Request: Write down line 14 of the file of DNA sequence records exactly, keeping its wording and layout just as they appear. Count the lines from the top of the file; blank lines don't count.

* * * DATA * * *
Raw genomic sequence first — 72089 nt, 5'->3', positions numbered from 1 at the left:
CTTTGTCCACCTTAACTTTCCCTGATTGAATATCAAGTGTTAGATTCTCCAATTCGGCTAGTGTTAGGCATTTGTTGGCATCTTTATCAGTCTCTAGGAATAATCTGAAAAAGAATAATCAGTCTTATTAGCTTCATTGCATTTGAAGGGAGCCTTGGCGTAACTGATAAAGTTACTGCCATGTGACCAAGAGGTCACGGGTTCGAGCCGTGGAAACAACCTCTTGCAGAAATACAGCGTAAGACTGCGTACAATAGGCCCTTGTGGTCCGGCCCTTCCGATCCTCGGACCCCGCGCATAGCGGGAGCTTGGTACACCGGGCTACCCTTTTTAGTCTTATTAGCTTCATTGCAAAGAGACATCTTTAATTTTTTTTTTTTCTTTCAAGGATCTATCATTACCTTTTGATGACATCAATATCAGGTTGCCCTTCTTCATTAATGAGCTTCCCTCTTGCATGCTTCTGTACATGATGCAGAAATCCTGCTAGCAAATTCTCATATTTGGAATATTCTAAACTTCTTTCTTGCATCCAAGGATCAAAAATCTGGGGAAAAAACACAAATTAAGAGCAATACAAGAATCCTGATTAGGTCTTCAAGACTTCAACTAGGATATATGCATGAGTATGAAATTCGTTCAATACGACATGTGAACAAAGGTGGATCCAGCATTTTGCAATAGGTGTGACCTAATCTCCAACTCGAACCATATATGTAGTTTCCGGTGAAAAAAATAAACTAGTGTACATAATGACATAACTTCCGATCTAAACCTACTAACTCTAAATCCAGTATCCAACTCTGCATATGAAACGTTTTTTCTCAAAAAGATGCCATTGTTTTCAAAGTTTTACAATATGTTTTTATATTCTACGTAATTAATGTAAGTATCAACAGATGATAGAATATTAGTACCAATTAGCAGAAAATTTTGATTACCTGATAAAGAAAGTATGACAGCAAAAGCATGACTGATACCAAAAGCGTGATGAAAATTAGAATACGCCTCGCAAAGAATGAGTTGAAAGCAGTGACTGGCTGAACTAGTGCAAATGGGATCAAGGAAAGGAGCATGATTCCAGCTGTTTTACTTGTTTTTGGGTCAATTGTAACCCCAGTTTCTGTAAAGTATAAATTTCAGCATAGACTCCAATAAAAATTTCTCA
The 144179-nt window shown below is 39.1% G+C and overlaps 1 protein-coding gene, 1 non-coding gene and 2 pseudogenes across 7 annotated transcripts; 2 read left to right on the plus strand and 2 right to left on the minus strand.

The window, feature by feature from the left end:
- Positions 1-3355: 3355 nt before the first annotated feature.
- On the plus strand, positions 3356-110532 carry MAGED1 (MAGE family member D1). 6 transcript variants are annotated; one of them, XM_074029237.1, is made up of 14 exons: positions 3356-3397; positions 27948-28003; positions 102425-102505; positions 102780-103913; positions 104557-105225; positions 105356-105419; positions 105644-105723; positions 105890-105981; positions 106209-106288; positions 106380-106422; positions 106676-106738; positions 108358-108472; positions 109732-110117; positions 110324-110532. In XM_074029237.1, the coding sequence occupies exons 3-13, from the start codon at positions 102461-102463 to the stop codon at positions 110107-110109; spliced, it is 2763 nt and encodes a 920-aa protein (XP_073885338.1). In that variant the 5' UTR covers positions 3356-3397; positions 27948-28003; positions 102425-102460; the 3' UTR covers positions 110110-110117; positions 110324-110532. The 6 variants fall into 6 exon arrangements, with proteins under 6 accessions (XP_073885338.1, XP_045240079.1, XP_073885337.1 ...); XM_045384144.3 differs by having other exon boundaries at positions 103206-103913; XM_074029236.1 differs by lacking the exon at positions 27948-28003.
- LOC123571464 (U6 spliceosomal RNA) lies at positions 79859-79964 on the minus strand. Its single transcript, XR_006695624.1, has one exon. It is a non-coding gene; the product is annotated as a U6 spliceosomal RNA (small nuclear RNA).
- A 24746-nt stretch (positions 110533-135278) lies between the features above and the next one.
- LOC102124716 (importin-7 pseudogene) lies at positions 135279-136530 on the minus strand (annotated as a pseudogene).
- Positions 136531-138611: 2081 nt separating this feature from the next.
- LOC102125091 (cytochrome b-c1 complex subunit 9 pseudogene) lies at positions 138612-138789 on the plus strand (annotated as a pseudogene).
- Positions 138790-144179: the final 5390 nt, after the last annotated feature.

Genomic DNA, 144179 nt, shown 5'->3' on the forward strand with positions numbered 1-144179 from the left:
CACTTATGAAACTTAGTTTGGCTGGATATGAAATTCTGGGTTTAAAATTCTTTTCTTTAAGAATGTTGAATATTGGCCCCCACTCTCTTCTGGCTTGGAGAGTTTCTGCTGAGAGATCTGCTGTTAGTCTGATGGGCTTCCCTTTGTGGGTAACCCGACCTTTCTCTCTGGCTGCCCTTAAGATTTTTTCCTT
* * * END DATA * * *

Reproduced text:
CACTTATGAAACTTAGTTTGGCTGGATATGAAATTCTGGGTTTAAAATTCTTTTCTTTAAGAATGTTGAATATTGGCCCCCACTCTCTTCTGGCTTGGAGAGTTTCTGCTGAGAGATCTGCTGTTAGTCTGATGGGCTTCCCTTTGTGGGTAACCCGACCTTTCTCTCTGGCTGCCCTTAAGATTTTTTCCTT